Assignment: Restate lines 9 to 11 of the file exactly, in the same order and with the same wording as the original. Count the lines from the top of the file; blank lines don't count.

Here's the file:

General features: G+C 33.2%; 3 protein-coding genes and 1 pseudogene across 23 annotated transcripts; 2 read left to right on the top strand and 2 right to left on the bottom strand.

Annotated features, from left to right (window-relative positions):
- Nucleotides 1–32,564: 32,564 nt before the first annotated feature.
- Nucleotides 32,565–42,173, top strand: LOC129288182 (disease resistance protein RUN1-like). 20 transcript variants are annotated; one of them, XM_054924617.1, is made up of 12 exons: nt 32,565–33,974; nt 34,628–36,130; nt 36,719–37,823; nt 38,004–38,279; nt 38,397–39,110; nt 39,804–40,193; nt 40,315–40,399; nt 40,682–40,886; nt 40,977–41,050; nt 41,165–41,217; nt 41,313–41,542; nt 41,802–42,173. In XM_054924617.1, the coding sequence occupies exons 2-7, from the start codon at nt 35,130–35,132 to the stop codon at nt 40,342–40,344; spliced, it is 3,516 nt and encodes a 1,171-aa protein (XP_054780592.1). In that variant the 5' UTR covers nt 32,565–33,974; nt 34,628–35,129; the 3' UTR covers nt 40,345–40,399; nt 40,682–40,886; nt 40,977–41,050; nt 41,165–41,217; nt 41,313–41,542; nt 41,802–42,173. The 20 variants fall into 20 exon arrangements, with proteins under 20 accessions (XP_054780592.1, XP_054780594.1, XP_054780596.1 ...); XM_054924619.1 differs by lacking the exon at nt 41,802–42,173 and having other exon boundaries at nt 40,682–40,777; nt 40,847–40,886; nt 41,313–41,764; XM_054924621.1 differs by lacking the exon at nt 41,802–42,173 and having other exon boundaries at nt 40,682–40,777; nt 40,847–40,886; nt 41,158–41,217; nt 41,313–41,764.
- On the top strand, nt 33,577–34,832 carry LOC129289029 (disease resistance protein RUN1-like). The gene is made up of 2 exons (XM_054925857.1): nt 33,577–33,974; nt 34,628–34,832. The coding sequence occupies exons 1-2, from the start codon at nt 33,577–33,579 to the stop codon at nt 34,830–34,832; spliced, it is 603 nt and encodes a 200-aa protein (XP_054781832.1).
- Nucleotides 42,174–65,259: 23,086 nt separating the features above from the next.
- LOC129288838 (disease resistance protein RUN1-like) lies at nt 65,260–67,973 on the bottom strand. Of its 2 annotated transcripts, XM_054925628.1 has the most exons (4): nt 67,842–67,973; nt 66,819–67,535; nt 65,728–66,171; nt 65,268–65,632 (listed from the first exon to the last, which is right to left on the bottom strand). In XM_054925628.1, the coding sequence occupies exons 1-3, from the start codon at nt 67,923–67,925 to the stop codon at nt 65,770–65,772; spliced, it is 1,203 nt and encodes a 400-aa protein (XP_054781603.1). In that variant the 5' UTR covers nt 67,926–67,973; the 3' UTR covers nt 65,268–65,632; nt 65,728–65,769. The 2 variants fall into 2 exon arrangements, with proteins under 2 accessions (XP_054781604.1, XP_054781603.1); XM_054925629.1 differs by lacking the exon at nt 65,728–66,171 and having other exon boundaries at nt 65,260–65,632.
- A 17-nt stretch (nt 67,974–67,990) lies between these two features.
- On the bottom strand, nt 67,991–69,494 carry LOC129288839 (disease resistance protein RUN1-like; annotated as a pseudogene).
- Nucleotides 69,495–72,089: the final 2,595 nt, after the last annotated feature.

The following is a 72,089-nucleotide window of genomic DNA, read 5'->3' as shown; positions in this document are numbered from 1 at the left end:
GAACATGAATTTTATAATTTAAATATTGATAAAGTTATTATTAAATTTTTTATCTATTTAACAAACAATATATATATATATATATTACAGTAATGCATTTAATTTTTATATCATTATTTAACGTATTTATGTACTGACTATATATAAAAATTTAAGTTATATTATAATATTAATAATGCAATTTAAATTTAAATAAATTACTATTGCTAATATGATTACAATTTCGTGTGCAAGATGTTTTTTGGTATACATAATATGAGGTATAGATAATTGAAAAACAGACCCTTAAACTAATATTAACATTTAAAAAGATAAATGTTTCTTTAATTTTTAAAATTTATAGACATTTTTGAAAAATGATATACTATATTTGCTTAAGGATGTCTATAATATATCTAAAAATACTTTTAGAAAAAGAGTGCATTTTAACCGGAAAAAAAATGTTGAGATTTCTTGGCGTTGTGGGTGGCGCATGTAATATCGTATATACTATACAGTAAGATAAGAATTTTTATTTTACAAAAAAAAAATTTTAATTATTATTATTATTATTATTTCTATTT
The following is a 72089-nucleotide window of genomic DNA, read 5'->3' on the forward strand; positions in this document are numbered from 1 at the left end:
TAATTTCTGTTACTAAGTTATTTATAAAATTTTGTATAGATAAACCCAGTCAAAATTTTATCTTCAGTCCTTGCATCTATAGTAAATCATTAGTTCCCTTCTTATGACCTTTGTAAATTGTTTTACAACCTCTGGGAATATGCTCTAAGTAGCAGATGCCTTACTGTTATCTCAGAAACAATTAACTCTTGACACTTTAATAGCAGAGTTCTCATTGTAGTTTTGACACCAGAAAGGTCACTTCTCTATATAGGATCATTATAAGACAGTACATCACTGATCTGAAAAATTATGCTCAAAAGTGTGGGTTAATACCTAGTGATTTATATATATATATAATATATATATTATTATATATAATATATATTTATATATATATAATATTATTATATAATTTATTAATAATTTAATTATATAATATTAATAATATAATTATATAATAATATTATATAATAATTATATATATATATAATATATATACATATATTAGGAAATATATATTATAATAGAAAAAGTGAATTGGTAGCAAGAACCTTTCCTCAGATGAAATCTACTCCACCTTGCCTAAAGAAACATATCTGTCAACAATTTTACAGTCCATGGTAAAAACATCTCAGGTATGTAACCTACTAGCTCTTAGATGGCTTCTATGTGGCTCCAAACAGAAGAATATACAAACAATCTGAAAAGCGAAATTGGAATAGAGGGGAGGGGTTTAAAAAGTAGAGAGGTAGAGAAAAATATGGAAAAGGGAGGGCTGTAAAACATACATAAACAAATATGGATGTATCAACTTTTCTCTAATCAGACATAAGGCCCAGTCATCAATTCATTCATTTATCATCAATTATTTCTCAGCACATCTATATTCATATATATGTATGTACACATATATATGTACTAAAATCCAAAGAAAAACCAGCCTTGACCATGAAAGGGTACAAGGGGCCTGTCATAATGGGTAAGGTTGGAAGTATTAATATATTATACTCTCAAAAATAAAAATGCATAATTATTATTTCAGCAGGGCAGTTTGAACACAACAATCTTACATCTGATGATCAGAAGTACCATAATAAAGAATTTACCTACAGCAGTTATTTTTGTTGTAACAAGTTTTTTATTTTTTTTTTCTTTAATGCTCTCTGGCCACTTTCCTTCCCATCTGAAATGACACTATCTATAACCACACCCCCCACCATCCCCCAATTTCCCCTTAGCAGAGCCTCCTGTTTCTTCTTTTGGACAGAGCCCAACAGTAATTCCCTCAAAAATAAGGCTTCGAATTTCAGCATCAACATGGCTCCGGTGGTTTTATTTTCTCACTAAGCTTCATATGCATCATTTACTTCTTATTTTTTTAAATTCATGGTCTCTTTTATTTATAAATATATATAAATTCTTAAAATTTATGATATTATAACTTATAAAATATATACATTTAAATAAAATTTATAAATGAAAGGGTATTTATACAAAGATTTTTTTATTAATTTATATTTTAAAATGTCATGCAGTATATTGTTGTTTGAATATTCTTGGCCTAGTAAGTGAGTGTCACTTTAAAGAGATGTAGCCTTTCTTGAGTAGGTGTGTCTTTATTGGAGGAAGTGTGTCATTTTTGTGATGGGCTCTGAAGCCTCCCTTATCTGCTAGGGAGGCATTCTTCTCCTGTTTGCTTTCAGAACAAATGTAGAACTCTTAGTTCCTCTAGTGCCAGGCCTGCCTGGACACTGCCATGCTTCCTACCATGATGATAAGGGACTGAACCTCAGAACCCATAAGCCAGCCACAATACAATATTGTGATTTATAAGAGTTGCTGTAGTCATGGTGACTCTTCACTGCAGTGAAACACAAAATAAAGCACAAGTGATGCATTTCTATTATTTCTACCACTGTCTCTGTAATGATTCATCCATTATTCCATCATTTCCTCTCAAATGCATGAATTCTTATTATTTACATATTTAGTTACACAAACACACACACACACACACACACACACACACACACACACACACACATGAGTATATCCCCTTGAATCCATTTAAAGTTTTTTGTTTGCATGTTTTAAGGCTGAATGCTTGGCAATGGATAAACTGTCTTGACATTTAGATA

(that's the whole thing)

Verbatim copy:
- On the bottom strand, nt 67,991–69,494 carry LOC129288839 (disease resistance protein RUN1-like; annotated as a pseudogene).
- Nucleotides 69,495–72,089: the final 2,595 nt, after the last annotated feature.

The following is a 72,089-nucleotide window of genomic DNA, read 5'->3' as shown; positions in this document are numbered from 1 at the left end: